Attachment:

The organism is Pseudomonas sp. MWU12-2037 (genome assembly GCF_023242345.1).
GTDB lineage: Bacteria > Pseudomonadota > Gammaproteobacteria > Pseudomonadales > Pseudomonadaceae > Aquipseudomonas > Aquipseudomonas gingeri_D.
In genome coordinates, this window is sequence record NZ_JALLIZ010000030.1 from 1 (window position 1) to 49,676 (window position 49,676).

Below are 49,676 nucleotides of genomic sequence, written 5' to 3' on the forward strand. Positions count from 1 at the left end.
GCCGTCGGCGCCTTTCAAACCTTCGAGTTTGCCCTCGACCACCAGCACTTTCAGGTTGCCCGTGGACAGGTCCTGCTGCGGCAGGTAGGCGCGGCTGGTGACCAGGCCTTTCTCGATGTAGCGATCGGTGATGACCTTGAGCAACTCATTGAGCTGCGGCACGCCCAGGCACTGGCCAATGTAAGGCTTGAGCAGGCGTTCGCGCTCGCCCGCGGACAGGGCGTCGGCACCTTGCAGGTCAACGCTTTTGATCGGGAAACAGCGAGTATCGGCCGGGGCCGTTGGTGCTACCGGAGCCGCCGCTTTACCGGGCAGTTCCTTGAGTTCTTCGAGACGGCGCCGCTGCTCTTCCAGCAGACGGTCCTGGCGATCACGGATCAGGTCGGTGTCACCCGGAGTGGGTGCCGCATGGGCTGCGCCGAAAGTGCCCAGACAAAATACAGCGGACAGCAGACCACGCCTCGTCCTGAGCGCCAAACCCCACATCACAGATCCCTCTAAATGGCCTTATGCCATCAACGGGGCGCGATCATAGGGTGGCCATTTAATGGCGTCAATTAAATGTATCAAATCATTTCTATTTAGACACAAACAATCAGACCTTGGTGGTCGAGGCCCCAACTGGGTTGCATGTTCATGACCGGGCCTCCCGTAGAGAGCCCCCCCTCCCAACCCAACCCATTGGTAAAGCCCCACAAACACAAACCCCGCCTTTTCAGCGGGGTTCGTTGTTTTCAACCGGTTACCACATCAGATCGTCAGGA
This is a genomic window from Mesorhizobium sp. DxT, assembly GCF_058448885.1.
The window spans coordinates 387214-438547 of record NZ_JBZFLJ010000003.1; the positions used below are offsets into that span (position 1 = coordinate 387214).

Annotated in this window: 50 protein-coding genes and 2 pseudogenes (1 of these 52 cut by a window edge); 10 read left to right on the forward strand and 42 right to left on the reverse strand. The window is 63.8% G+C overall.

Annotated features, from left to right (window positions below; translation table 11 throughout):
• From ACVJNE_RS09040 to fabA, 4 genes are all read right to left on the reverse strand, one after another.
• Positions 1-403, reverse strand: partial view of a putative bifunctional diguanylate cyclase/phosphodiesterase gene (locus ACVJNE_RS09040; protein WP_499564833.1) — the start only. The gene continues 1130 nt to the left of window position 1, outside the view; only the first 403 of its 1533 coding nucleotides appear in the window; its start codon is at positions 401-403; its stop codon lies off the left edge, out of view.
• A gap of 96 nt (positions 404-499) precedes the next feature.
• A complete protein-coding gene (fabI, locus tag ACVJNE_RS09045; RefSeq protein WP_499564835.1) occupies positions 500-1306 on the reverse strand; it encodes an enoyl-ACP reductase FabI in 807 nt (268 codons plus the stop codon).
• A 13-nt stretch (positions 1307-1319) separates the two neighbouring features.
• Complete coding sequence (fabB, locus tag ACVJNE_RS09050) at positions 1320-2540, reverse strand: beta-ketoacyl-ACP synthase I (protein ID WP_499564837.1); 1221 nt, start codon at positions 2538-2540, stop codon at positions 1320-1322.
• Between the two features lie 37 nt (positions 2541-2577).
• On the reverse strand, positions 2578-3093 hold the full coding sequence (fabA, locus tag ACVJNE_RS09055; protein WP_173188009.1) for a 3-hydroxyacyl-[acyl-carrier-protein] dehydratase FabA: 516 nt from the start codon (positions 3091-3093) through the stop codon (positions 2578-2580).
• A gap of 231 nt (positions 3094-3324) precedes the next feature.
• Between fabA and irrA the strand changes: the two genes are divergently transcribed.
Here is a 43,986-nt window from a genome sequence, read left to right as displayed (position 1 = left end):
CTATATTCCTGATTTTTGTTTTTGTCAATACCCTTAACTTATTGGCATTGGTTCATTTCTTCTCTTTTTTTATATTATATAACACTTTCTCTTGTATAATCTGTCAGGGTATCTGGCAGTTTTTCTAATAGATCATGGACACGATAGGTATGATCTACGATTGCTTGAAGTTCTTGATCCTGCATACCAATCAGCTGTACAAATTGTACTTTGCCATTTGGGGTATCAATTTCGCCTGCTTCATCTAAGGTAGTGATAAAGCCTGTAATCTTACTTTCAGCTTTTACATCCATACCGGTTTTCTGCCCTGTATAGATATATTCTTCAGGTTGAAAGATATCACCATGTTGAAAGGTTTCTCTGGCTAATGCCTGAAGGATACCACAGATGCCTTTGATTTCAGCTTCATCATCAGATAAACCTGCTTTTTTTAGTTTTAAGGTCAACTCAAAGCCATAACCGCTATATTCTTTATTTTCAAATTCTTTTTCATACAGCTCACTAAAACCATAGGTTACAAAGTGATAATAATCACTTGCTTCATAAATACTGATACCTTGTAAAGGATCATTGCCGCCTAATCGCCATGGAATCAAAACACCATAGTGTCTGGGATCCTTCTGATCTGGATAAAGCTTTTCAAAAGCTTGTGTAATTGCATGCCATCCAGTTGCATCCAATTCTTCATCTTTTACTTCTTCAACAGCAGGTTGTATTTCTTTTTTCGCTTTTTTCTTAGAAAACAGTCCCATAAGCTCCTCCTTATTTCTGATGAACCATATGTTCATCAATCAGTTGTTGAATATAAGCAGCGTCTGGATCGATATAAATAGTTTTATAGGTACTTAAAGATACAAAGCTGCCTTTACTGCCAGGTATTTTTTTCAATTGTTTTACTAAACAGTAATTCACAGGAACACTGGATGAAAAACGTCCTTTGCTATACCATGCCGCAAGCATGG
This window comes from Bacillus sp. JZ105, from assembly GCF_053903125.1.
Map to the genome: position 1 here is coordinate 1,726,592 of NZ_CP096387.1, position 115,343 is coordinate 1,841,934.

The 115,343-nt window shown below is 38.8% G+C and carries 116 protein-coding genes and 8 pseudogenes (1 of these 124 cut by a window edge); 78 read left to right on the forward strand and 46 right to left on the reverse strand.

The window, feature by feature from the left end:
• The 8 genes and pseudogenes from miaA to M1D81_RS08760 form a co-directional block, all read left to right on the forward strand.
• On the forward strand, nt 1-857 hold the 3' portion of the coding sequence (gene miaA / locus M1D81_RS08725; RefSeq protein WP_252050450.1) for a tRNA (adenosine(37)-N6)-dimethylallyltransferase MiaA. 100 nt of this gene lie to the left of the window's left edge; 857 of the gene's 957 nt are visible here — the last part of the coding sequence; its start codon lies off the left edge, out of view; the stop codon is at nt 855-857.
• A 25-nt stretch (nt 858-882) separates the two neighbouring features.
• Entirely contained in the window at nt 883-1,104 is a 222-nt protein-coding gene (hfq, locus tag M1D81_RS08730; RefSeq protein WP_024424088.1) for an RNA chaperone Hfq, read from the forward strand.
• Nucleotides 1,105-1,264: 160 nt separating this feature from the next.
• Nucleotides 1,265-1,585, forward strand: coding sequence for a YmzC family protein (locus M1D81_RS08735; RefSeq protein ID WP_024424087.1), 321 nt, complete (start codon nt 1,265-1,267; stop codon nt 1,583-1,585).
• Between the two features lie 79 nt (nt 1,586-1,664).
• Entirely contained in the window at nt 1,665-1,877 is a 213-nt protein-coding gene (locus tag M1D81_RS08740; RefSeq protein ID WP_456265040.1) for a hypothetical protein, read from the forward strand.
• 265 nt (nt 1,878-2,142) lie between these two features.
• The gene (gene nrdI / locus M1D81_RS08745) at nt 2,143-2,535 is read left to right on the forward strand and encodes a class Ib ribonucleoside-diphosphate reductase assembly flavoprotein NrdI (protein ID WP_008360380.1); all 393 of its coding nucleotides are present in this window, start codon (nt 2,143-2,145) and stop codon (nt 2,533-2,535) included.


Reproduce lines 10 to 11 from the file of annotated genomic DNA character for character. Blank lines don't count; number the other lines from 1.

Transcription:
• From ACVJNE_RS09040 to fabA, 4 genes are all read right to left on the reverse strand, one after another.
• Positions 1-403, reverse strand: partial view of a putative bifunctional diguanylate cyclase/phosphodiesterase gene (locus ACVJNE_RS09040; protein WP_499564833.1) — the start only. The gene continues 1130 nt to the left of window position 1, outside the view; only the first 403 of its 1533 coding nucleotides appear in the window; its start codon is at positions 401-403; its stop codon lies off the left edge, out of view.